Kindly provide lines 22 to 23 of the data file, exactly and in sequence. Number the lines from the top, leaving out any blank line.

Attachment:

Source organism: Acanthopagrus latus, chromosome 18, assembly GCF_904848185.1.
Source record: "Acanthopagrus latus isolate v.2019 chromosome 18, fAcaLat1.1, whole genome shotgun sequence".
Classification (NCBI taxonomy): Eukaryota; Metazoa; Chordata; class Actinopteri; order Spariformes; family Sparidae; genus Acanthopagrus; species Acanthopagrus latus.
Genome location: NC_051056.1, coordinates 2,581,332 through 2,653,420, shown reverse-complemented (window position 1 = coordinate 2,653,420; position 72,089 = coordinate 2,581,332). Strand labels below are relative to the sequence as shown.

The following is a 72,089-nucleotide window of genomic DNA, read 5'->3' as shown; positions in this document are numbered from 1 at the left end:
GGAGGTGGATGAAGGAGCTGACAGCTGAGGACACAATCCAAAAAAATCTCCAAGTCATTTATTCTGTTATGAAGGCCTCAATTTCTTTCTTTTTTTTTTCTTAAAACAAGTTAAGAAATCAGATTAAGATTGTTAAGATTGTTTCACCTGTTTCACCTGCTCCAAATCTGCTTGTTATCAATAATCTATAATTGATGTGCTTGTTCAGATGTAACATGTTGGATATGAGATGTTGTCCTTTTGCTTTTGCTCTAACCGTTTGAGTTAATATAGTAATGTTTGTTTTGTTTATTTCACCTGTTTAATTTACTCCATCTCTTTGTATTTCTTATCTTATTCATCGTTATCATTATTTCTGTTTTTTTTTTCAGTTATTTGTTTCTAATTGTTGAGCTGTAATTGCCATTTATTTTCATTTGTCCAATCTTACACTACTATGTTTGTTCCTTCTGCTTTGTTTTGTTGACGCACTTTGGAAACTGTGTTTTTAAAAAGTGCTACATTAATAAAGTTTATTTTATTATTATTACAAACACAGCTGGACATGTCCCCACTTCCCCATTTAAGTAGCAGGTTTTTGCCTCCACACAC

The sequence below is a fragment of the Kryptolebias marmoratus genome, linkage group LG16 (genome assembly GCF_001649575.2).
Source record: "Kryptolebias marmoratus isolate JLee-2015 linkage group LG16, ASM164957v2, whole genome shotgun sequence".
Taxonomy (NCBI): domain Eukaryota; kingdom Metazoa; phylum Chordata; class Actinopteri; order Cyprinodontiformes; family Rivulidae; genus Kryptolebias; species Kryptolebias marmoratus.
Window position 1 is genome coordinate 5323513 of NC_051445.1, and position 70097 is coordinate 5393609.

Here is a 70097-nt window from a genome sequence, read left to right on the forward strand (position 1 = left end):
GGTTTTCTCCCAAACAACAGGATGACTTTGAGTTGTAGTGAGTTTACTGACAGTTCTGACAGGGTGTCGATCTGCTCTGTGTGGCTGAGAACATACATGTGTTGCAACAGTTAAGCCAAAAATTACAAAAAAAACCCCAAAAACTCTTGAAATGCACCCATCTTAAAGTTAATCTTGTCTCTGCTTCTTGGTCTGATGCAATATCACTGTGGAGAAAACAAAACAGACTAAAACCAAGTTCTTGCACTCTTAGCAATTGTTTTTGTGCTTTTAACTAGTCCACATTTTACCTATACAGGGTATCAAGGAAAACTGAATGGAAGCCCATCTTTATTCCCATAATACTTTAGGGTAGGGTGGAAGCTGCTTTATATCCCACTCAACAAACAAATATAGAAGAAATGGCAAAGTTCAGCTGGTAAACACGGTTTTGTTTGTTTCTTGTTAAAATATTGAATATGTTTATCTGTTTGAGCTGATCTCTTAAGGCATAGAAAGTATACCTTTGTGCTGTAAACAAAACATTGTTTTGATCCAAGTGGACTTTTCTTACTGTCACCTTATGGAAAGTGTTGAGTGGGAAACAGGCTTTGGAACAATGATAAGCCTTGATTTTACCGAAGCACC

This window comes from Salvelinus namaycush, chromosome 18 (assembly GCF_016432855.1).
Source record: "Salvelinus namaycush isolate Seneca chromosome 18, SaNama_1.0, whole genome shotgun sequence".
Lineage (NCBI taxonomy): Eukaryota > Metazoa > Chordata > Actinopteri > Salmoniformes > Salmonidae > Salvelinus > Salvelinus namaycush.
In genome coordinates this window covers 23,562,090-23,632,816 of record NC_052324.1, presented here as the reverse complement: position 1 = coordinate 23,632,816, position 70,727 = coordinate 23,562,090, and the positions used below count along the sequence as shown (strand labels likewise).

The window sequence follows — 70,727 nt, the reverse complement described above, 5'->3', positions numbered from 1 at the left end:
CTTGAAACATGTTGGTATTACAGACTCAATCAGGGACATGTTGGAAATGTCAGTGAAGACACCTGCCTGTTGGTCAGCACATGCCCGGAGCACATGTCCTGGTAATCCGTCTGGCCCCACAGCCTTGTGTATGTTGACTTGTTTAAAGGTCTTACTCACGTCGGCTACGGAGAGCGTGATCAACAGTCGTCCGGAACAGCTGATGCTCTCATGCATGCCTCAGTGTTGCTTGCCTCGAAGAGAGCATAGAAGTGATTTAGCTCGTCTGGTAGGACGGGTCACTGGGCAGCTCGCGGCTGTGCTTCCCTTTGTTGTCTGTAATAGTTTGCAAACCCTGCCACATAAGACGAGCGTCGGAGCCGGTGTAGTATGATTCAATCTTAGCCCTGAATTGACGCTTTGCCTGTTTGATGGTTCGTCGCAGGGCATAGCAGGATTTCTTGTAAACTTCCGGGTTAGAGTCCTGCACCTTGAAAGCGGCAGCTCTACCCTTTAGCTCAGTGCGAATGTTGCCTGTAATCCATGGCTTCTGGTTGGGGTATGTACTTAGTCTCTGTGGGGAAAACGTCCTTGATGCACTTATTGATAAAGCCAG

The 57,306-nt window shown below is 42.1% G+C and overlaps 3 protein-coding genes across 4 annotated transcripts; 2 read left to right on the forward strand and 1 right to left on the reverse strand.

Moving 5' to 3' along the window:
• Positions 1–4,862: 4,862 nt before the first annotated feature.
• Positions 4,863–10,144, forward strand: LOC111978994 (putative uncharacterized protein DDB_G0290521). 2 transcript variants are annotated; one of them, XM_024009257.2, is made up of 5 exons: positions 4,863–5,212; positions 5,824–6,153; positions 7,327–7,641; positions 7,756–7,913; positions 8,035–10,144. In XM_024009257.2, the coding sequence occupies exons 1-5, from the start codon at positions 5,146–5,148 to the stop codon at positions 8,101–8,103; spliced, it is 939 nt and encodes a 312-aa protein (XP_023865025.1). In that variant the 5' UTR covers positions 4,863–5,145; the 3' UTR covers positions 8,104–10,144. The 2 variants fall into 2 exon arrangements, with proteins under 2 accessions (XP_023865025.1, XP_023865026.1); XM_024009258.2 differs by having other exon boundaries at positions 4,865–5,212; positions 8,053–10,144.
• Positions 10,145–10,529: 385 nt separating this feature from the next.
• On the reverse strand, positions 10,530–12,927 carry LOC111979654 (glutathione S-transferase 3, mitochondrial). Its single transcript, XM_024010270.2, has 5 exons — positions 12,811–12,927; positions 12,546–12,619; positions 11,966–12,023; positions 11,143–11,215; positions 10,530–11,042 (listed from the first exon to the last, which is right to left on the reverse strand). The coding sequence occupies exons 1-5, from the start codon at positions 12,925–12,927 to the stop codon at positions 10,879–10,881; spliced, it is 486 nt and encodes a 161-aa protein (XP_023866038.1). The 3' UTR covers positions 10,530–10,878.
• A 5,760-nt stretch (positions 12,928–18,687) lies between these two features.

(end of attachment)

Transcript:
• Positions 4,863–10,144, forward strand: LOC111978994 (putative uncharacterized protein DDB_G0290521). 2 transcript variants are annotated; one of them, XM_024009257.2, is made up of 5 exons: positions 4,863–5,212; positions 5,824–6,153; positions 7,327–7,641; positions 7,756–7,913; positions 8,035–10,144. In XM_024009257.2, the coding sequence occupies exons 1-5, from the start codon at positions 5,146–5,148 to the stop codon at positions 8,101–8,103; spliced, it is 939 nt and encodes a 312-aa protein (XP_023865025.1). In that variant the 5' UTR covers positions 4,863–5,145; the 3' UTR covers positions 8,104–10,144. The 2 variants fall into 2 exon arrangements, with proteins under 2 accessions (XP_023865025.1, XP_023865026.1); XM_024009258.2 differs by having other exon boundaries at positions 4,865–5,212; positions 8,053–10,144.
• Positions 10,145–10,529: 385 nt separating this feature from the next.